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Is Venezuela Closer to Dethroning Maduro?

A secret meeting between US officials and a top Venezuelan power broker yields as many questions as answers.

The chaos in Venezuela as the regime of Nicolas Maduro crumbles slowly has fallen out of the headlines lately, but the troubles in the country are still real and still dangerous.

The state of play right now in Venezuela is that opposition leader Juan Guaidó – whom the United States and others recognize as the legitimate leader of the country – can’t win the hearts of the military to dethrone Maduro, yet Maduro doesn’t have enough support and traction to do anything about Guaidó.

So is Venezuela any closer to deposing Maduro and installing a free-market system where the people have a voice? If recent talks between American officials and a powerful man in Venezuela are any indication, it’s possible. However, the lack of details of the meeting leave as many questions as they do answers.

The Associated Press is reporting that the US has met secretly with Diosdado Cabello, who is considered to be second to Maduro in power in Venezuela. (I can’t help but think that this meeting isn’t so secret if the AP knows about it, but I digress.)

The AP report includes plenty of people who have spoken on the promise on anonymity, and the accounts of these meetings are scant on details.

Similar contacts exist with other top Venezuelan insiders, the official said, and the U.S. is in a listening mode to hear what it would take for them to betray Maduro and support a transition plan.

Cabello did not immediately respond to a request for comment.

But an aide said the U.S. has been increasingly knocking on his door, desperately looking to establish contact. The aide rejected the notion Cabello was somehow betraying Maduro, saying that Cabello would only meet with Americans with the president’s permission and if it contributes to lifting sanctions he blames for crippling the oil-dependent economy. The aide spoke on the condition of anonymity because he isn’t authorized to discuss political affairs publicly.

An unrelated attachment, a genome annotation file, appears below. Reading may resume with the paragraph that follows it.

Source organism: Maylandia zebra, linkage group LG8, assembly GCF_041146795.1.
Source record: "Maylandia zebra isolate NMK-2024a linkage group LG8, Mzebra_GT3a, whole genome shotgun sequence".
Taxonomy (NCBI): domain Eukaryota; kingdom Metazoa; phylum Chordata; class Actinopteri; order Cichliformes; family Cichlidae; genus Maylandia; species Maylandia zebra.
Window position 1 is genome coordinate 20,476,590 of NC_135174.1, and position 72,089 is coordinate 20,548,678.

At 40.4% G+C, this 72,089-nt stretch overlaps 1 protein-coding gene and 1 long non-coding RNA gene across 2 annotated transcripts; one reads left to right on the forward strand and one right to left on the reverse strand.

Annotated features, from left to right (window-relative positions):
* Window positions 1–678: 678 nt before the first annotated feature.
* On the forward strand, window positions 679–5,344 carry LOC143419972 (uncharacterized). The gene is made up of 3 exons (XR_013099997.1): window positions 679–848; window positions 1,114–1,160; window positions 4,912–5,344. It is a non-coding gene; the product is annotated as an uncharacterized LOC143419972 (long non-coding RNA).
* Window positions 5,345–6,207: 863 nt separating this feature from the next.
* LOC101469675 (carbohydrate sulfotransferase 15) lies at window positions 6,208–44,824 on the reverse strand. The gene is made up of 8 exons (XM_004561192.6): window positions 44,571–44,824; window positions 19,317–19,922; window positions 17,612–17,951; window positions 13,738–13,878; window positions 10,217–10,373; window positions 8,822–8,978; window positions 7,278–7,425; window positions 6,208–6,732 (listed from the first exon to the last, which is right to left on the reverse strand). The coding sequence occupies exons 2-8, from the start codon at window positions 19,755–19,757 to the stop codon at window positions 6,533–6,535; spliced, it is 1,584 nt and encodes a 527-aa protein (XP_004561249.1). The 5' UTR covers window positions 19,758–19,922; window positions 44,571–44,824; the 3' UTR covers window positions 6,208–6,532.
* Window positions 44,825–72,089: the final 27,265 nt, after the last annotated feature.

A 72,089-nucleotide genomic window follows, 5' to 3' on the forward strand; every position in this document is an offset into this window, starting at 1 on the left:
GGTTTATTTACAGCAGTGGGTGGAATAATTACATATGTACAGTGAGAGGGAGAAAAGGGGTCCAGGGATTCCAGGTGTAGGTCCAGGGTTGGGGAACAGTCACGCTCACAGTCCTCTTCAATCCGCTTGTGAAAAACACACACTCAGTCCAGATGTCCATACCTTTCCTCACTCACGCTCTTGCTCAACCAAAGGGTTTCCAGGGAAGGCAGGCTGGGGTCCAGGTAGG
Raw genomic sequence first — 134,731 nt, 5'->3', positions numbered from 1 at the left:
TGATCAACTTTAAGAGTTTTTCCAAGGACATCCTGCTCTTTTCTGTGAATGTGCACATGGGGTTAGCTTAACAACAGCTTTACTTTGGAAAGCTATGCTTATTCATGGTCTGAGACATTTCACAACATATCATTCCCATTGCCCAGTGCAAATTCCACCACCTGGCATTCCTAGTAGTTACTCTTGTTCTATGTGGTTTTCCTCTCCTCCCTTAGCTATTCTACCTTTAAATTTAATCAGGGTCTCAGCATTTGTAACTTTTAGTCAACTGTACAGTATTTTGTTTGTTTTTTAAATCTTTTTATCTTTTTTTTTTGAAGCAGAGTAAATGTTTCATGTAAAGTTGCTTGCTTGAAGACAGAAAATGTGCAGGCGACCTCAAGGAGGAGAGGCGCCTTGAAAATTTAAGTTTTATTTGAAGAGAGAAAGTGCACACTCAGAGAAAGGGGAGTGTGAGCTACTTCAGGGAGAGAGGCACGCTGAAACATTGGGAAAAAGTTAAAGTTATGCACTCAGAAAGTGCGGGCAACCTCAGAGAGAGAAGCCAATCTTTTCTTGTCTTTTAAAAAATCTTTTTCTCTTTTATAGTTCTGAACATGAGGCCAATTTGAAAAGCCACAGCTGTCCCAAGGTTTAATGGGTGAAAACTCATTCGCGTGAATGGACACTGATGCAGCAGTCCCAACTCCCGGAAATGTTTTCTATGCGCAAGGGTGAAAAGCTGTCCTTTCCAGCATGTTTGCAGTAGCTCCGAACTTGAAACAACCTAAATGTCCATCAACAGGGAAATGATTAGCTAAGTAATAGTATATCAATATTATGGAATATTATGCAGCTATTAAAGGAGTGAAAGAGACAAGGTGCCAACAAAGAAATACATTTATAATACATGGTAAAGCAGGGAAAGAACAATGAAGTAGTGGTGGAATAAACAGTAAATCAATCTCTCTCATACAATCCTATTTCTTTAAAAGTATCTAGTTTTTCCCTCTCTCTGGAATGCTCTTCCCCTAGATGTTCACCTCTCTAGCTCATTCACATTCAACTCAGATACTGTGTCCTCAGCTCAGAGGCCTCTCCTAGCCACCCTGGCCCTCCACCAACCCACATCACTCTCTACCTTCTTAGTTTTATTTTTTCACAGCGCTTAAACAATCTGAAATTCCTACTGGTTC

A person familiar with the July encounter said Cabello appeared savvy and arrived to the meeting with the U.S.-backed envoy well prepared, with a clear understanding of Venezuela’s political problems. The person spoke on the condition of anonymity because they aren’t authorized to discuss the matter.

One fact from the report that isn’t in dispute is that Cabello and other high ranking officials in Venezuela want to ensure that they won’t face retribution if they step back and allow Maduro to collapse. The US is also clear that they don’t want to prop up a socialist like Cabello.

Cabello also has a reputation as a shady character with links to the nasty South American drug trade and rumors of his involvement in an attempt to assassinate Senator Marco Rubio (R-FL).

If Cabello is such an unsavory character, why would we reach out to him “secretly”? Because, as the AP has pointed out, Cabello and others are willing to trash Maduro behind his back, even as they defer to him in public.

It’s not clear who initiated the contact with Cabello. But the U.S. official said Cabello was talking behind the back of the embattled socialist despite his almost daily displays of loyalty and frequent harangues against President Donald Trump.

An opposition politician briefed on the outreach said Defense Minister Vladimir Padrino and Interior Minister Néstor Reverol are among those in indirect contact with the Americans, underscoring the degree to which Maduro is surrounded by conspirators even after an opposition-led military uprising in April was easily quashed. 

Is there hope that Venezuela can make a turn away from the horrific years of Maduro and Hugo Chávez? Again, the details are too scant as of now to know for sure, but there’s optimism that freedom for the Venezuelan people could be on the horizon. Let’s all hope and pray for it.


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